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How To Use A Comma Before “Such As” (With Examples)
Grammar

How To Use A Comma Before “Such As” (With Examples)

Kieron Moore
Written by
Kieron Moore

It’s a common mistake to either forget commas before “such as” or use them when you shouldn’t. With this simple trick, you’ll understand when they’re needed.

If you’re writing for a professional publication, such as a blog or a print magazine, then you need to make sure your grammar is impeccable. When you submit work containing grammatical errors, consequences such as increased editing time or your published work looking unprofessional can ensue. 

One common grammar mistake is incorrectly using commas around the common phrase “such as.” This mistake is understandable, because “such as” sometimes needs a comma and sometimes doesn’t. For example, look at the two uses of the phrase in the above paragraph—one is correctly using commas, and one is correct without them.

In fact, there’s a simple trick to knowing how and when to use commas with “such as.” Once you’ve learned this, you shouldn’t make the mistake again.

When to use a comma with “Such As”

Here’s the trick: write out your sentence, including the “such as” phrase. Then, try removing the part of the sentence that starts with “such as.” Ask yourself if the meaning of the sentence has changed.

If the answer is no, then the “such as” phrase is a nonrestrictive clause, i.e., a phrase that is not essential to the sentence, and so it does need to be separated by commas.

Let’s look at two sentences with such nonrestrictive clauses. For example:

The garden is filled with flowers, such as tulips and daffodils. 

In this case, if we remove the phrase “such as tulips and daffodils,” then the sentence we’re left with is “The garden is filled with flowers.” This makes perfect sense on its own. Specifying the types of flowers is an additional explanatory detail, not an essential clause, so it should be preceded by a comma.

Where the “such as” phrase comes in the middle of a sentence, commas should be used on either side. For example:

All mammals, such as dogs and cats, are warm-blooded.

With the “such as” phrase removed, the sentence “All mammals are warm-blooded” retains the same meaning. “Such as dogs and cats” is a nonessential detail, and so it is separated from the rest of the sentence by commas.

When not to use a comma with “Such As”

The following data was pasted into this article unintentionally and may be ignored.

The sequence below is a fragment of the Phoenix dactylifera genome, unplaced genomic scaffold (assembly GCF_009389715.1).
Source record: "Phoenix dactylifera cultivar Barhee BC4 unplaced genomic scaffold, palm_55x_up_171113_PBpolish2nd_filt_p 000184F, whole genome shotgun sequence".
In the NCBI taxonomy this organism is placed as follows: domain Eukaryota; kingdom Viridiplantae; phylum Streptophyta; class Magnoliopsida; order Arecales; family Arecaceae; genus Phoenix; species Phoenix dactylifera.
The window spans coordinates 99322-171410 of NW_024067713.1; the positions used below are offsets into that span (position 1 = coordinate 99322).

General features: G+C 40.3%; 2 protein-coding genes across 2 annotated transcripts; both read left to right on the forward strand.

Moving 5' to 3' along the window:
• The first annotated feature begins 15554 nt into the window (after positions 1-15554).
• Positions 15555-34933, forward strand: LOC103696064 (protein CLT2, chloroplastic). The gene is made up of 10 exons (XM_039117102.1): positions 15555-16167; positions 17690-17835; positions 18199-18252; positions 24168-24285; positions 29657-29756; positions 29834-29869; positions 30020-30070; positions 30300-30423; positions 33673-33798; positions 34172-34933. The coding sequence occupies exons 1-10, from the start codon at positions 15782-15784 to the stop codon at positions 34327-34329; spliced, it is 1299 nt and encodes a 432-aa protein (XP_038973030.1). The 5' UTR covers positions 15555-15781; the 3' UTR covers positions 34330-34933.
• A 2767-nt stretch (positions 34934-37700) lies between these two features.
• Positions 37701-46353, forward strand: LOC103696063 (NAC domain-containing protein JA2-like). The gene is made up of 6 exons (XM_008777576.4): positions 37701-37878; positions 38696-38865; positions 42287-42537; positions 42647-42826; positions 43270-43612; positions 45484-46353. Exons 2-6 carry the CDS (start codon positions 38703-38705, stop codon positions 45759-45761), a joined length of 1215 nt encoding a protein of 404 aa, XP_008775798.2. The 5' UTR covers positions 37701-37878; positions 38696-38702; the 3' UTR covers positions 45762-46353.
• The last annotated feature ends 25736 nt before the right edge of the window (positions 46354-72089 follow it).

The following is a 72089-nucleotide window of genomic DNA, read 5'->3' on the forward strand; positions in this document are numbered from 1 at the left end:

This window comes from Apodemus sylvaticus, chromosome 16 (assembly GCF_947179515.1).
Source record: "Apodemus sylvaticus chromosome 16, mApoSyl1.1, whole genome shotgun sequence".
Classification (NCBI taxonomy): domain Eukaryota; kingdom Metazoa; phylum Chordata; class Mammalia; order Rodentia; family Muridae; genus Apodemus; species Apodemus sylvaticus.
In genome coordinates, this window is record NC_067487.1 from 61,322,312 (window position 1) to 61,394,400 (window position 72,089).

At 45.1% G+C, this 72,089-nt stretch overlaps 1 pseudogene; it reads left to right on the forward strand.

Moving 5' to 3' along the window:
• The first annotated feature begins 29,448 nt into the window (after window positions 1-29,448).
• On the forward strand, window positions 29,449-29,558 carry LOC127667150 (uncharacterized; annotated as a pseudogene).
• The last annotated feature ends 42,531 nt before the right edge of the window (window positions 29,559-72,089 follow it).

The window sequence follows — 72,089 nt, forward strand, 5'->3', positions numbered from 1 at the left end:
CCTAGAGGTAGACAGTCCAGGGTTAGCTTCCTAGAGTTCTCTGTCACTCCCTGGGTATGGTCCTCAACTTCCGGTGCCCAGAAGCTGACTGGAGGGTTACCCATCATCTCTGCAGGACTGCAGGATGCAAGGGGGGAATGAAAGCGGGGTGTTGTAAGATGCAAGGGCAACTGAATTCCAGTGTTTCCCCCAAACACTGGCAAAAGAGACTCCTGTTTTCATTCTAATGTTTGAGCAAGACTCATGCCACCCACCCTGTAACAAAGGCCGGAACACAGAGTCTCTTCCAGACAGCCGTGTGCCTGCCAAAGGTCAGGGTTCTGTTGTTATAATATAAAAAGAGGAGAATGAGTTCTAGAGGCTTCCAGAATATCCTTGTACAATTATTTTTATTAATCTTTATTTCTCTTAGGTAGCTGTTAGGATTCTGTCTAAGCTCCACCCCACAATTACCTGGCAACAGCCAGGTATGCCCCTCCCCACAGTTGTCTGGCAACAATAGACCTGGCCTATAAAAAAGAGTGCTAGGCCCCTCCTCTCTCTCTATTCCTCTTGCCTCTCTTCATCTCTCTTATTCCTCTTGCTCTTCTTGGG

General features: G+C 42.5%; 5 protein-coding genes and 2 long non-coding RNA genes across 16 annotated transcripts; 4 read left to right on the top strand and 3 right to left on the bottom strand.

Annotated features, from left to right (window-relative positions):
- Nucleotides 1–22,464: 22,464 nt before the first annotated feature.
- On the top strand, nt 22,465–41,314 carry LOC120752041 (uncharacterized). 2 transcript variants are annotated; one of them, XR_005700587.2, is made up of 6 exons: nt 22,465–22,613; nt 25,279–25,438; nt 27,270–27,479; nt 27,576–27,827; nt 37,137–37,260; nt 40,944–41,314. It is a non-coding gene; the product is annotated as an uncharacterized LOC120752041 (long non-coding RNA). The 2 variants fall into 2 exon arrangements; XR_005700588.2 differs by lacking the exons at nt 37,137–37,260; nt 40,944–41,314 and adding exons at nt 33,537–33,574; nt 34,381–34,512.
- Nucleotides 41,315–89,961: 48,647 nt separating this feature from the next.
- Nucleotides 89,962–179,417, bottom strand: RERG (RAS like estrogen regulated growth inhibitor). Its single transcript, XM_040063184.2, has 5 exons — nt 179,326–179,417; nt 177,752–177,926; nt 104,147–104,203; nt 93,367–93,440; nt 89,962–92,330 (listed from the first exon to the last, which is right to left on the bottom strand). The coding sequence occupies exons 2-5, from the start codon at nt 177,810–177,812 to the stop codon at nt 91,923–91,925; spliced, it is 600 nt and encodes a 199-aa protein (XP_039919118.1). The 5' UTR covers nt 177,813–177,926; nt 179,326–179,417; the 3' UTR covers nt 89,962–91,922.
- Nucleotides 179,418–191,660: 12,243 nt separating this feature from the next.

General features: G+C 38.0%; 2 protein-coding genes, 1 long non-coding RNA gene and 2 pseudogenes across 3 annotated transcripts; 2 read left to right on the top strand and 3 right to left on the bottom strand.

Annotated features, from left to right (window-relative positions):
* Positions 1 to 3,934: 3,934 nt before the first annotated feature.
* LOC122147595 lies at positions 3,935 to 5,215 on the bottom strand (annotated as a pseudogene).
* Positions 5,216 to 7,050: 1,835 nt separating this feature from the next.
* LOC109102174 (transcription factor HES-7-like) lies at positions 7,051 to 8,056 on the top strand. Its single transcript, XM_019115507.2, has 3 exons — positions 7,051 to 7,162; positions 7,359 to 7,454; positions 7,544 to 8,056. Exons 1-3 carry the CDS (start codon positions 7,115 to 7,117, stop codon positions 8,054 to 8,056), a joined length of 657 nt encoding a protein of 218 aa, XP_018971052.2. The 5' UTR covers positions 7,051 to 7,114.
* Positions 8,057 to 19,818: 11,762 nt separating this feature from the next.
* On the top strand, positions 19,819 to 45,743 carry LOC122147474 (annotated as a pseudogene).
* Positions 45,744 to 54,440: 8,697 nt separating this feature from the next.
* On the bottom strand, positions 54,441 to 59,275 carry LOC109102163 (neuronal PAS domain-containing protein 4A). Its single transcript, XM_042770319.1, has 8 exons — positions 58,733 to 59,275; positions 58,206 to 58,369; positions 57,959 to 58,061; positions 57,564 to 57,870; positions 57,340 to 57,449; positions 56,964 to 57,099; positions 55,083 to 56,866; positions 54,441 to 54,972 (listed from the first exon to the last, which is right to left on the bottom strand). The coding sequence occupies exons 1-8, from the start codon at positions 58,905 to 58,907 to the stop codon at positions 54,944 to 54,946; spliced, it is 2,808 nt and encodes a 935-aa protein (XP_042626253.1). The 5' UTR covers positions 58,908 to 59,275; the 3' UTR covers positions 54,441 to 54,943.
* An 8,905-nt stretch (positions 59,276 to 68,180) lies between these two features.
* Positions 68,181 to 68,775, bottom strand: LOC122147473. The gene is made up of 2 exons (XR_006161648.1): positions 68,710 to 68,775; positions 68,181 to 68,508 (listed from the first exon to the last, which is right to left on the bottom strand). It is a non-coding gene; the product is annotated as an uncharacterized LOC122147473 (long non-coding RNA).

Now try the same trick again: write out your sentence, remove the “such as” phrase, and ask yourself if the meaning of the sentence has changed.

When the answer is yes, then the “such as” phrase is a restrictive clause, i.e., one that is essential to the sentence. In these cases, there is no need for commas.

Here’s an example of a sentence with a restrictive clause using “such as”: 

Countries such as Mali and Senegal have hot climates.

Here, if we remove the phrase “such as Mali and Senegal,” then we’re left with the sentence “Countries have hot climates.” This implies that all countries have hot climates, which, as those of us who live in the United Kingdom will happily tell you, is demonstrably not true. Therefore, this is an essential phrase, and we do not have to use commas around it.

Ambiguous cases

Sometimes, you will encounter a sentence that could make grammatical sense with or without a comma—but in this case, you have to be especially careful about how the comma affects the meaning. Look at this example:

I like animals such as cats and dogs. 

I like animals, such as cats and dogs.

Neither of these sentences necessarily contain grammatical errors. However, the comma changes the meaning.

Without the comma, the author is saying that they specifically like cats, dogs, and perhaps some similar animals, but there may be other animals that they do not like. With the comma, the author is saying that they like all animals, then giving cats and dogs as examples.

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More Examples

Here are some sentences which correctly use—or don’t use—commas before “such as.” Think about whether the clauses are restrictive or nonrestrictive and how this has informed the comma usage. How would the meaning be different or incorrect if the comma usage were swapped?

Fruits, such as lemons and bananas, can contribute to a balanced diet.

Fruits such as lemons and bananas are yellow.

I enjoy lots of foods, such as ice cream and cake.

Foods such as ice cream and cake are full of sugar.

Many writers struggle with problems such as getting the hang of commas.

Many writers, such as this bestselling novelist, struggle with grammar.

Summary

Whether or not you need a comma before “such as” depends on whether it’s part of a restrictive clause or a nonrestrictive clause, or to put it simply, whether it’s an essential or nonessential part of the sentence.

The way to work this out is to remove the “such as” phrase in question and see if the sentence still has the same meaning. If it does, then it’s a nonrestrictive clause and so needs a comma. If it doesn’t, it’s a restrictive clause, and you should not use a comma.

Once you’ve got the hang of this trick, you should have no trouble knowing when to use a comma with “such as” phrases.

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Kieron Moore
Written by
Kieron Moore

Kieron Moore is a writer, script editor and filmmaker living in Manchester, England. As part of the Eleven Writing team, his specialisms include video editing and how to correctly use an apostrophe. He can be found on Twitter at @KieronMoore, usually when he’s meant to be writing.

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